Why am I on about this cork and its new alien, plastic axis? Well, for one thing, as you can tell, I find something aesthetically pleasing about its construction, its antinomies, its little ironies, even its indictment of my intellectual fundament, or perhaps I mean my epistemological grasp, by which I might mean my sense that that summer-school course in geometry following the tenth grade, which might serve as a symbol for my education entire, was not adequate. For another, this cork sits here in its pleasing contrasts telling me I might even go fishing. There, fishing, with cork upright and approximately one half submerged, in the slim event—it is the modern world—a fish takes it down, it will displace water to a greater degree as it sinks and then upon actual submersion the water will close over the larger plane of its top with considerable force and effect a very agreeable little snap or pop, and this sound—coupled with the undiluted boyhood thrill of game on and the enduring surprise of seeing the cork disappear—will startle me in a finite and uncomplicated and most pleasing way. Something more involved and more mundane may ensue—a fish one does not want, a fish injured one does not wish to injure, one’s bait robbed, etc.—but the moment of the cork in the water at the ready is pure. I have no need, however, of taking it fishing: I have the cork with the line through it, and that is enough. It is itself, a thing I have made. It is there. It does not bode complications. It is not a telephone, say, that is going to ring. It does not contain an assault upon me of the world and my dim access unto it.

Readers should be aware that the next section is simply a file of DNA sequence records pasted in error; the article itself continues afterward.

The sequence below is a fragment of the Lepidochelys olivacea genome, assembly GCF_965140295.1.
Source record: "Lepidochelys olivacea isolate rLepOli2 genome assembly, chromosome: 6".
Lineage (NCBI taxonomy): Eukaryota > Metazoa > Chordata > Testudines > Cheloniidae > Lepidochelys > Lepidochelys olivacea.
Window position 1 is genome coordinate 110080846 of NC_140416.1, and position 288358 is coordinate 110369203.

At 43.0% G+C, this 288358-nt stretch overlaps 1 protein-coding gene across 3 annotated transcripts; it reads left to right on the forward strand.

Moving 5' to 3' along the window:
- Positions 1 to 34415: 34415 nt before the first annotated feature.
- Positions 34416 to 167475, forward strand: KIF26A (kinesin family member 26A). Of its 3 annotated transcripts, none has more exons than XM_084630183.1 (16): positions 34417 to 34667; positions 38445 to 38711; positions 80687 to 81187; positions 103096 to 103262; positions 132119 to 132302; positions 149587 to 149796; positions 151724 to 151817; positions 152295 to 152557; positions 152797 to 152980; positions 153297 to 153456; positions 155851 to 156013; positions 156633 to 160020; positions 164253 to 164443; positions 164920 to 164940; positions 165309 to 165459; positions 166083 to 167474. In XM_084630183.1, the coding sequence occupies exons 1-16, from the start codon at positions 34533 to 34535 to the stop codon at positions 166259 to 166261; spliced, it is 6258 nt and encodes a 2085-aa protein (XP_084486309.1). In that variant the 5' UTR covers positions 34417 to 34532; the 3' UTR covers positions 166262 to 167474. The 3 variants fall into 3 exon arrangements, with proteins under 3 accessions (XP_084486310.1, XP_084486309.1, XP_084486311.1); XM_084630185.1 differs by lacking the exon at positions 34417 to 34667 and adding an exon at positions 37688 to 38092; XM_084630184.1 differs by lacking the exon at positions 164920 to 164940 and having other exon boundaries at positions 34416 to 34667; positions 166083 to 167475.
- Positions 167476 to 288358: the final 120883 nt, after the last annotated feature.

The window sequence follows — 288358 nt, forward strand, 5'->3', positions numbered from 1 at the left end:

I could now freely call the most beautiful reference librarian in the world and not ask the name of the figure of the cork. I could say, “I have a thing I do not need trouble you with the naming of. I remember you from a party. I saw you and was struck by you. You could be making a living with your looks, professionally, I mean, and I trust you do not think I am being vulgar, though I suppose I am. Let it be: I am vulgar. You could be comfortable and famous by contriving to let men, and women, look at you, as opposed to not being comfortable or famous and having men call you up and ask you the name of the figure of the cork they might be wasting their little lives playing with. I saw you and was struck by you to such a degree that the obviousness of carnality went right by us as I stepped up and talked to you, openly and cleanly, except for the fact that I correctly noticed that no other men were stepping up to talk to you because they were stuck in the carnality of their imaginings of you. You bring that on in a mortal, you effing librarian. It is just that I am a little past mortal, or not yet there. I have no doubt been there—there was a time I would have run from the room as other men, or stepped up and proposed intercourse in some properly masked fashion, but now I have reached the cork stage. I have this cork here, it is not a phone that is going to ring—and even when I say that I see a comparatively agreeable Bakelite phone of the Forties with a rotary dial and five-digit numbers and a live operator you might know the first name of, not the instrument of complex tumor-bearing mind-scattering hell that a phone represents today—I have this cork, I don’t have you, I want this cork, I might want you.”

That would be okay, saying that, not unlike seeing the cork go down, before the ensuing mundane complications of the catch or the repudiation, the tangle of lives, the impure disentangling that is always necessary and never final.

 From  Cries for Help, Various, by Padgett Powell, available from Catapult.

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Padgett Powell

Padgett Powell is the author of six novels, including You & Me, The Interrogative Mood, and Edisto (a finalist for the National Book Award), and two collections of stories. His writing has appeared in the New Yorker, Harper’s, and the Paris Review, as well as in Best American Short Stories and Best American Sports Writing. Powell lives in Gainesville, Florida, where he co-directs and teaches at the MFA@FLA, the writing program of the University of Florida.